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‘Hundreds’ of miscarriage of justice claims over legal advice failings
Hundreds of asylum seekers and refugees convicted of immigration-related offences such as failure to produce a passport may have been the victims of miscarriages of justice, the Gazette can reveal.
Failings in legal advice are central to each case. The Criminal Cases Review Commission (CCRC), which reviews cases where a wrongful conviction is possible, has written to the Crown Prosecution Service expressing concerns after identifying common elements in 11 cases including four recently referred to the appeal courts, one of which has yet to be heard.
In each case, defendants were not adequately advised by lawyers of defences such as ‘reasonable excuse’ for being unable to provide a genuine passport.
Several of the cases involve Somali nationals. The UK government does not recognise Somali passports and the country has not had a passport-issuing office since 1991.
Where such defences were not considered, the CCRC told the Gazette there had been a failure by both prosecutors and defence lawyers.
CCRC chairman Richard Foster said the number of similar cases ‘could be substantial’.
CCRC barrister Yewa Holiday said the cases had important common features: defendants were not informed of defences available to them, all had been advised to plead guilty and all had received custodial sentences. ‘Prosecutions for these types of offences appear to take place without adequate advice by lawyers, who may not be familiar with the intersection of crime and international law,’ she said.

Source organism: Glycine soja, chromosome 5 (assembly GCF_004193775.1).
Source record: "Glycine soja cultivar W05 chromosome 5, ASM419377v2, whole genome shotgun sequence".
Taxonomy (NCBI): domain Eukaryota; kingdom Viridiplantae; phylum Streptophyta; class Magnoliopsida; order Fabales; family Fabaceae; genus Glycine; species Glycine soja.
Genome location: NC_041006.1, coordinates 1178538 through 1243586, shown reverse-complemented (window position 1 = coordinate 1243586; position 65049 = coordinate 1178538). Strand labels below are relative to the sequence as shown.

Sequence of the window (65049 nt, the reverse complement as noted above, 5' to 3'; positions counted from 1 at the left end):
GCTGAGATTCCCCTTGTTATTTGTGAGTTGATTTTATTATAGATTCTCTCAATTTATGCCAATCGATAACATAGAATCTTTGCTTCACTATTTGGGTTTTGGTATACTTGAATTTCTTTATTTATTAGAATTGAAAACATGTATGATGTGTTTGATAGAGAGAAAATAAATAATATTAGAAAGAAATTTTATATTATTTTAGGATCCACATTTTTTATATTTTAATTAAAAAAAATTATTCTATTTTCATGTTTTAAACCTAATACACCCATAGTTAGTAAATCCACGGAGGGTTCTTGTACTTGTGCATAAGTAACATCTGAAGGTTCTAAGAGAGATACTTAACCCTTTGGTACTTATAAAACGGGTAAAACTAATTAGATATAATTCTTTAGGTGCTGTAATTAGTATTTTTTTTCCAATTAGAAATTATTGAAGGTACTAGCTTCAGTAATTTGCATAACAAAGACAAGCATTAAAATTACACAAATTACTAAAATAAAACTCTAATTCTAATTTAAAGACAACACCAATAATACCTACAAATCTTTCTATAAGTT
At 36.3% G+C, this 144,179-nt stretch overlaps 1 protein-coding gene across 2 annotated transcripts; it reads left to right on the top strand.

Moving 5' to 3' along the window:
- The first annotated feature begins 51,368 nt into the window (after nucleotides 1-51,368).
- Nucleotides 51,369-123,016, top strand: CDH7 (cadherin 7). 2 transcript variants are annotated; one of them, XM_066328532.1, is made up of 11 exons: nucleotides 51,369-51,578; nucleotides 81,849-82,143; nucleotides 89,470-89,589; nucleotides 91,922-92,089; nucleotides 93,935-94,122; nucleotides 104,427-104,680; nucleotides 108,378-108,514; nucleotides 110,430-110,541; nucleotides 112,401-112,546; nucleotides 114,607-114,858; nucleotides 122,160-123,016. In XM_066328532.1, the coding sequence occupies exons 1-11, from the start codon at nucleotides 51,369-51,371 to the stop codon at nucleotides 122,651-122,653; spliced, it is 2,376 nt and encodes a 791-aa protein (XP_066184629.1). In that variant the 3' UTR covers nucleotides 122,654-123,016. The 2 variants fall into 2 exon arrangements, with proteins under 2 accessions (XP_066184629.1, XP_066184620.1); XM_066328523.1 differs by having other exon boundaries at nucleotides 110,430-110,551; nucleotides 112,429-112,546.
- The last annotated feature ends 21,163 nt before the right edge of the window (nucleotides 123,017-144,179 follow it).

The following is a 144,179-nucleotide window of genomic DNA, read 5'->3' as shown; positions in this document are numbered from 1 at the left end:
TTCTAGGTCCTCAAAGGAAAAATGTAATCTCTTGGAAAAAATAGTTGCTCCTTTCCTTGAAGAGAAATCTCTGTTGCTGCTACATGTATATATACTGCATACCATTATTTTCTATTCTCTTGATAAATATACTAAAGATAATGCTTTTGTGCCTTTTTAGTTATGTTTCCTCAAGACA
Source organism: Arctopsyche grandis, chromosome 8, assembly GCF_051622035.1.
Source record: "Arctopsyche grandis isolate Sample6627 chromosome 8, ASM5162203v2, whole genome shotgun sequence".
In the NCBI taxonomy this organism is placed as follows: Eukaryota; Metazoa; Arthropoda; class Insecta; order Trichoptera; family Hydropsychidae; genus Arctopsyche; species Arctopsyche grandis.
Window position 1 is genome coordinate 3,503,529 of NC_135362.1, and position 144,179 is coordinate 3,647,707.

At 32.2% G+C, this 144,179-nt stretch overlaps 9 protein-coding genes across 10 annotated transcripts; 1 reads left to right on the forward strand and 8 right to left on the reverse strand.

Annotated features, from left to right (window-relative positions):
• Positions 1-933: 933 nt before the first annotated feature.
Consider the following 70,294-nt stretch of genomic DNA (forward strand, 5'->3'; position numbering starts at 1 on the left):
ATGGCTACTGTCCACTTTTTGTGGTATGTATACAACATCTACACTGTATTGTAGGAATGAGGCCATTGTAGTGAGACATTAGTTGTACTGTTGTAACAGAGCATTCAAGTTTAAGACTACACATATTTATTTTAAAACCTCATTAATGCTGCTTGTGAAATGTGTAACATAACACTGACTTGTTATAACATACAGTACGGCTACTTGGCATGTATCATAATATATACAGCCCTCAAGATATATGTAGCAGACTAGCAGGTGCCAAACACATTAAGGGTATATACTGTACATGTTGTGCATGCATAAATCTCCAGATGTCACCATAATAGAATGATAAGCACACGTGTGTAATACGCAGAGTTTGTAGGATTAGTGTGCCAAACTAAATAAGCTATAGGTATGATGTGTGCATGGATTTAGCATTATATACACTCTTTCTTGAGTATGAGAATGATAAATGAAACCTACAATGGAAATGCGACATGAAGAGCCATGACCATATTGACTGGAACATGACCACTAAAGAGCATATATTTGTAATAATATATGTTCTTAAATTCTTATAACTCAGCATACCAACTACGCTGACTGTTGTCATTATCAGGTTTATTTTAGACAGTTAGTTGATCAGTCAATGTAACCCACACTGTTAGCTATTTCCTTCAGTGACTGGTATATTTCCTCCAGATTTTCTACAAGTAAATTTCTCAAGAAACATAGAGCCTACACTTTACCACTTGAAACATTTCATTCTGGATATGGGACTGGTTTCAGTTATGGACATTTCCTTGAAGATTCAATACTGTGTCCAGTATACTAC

As a result, Holiday said, ‘applicants can receive substantial injustice’.
The CCRC has written to the CPS and expects to meet officials in the coming weeks. It has also contacted agencies and organisations that have contact with possible victims of a miscarriage, urging them to apply to the CCRC to have their cases reviewed.
The CPS has already had to change its approach to some cases. In the light of two cases referred to the Court of Appeal in 2006 and 2007, Thet and Mohammed and Osman, the CPS told the Gazette that detailed legal guidance had been issued to prosecutors explaining ‘reasonable excuse’ and the range of possible defences. Prosecutors were instructed to consider offering no evidence in similar cases.
A CPS spokesperson said: ‘It is incumbent upon solicitors representing defendants to establish whether there might be a statutory defence to a charge or a ground of appeal.’ She added that the CPS relies on information provided to it by the UK Border Agency when determining if there is a defence involving the status of the country from which the defendant may have travelled.
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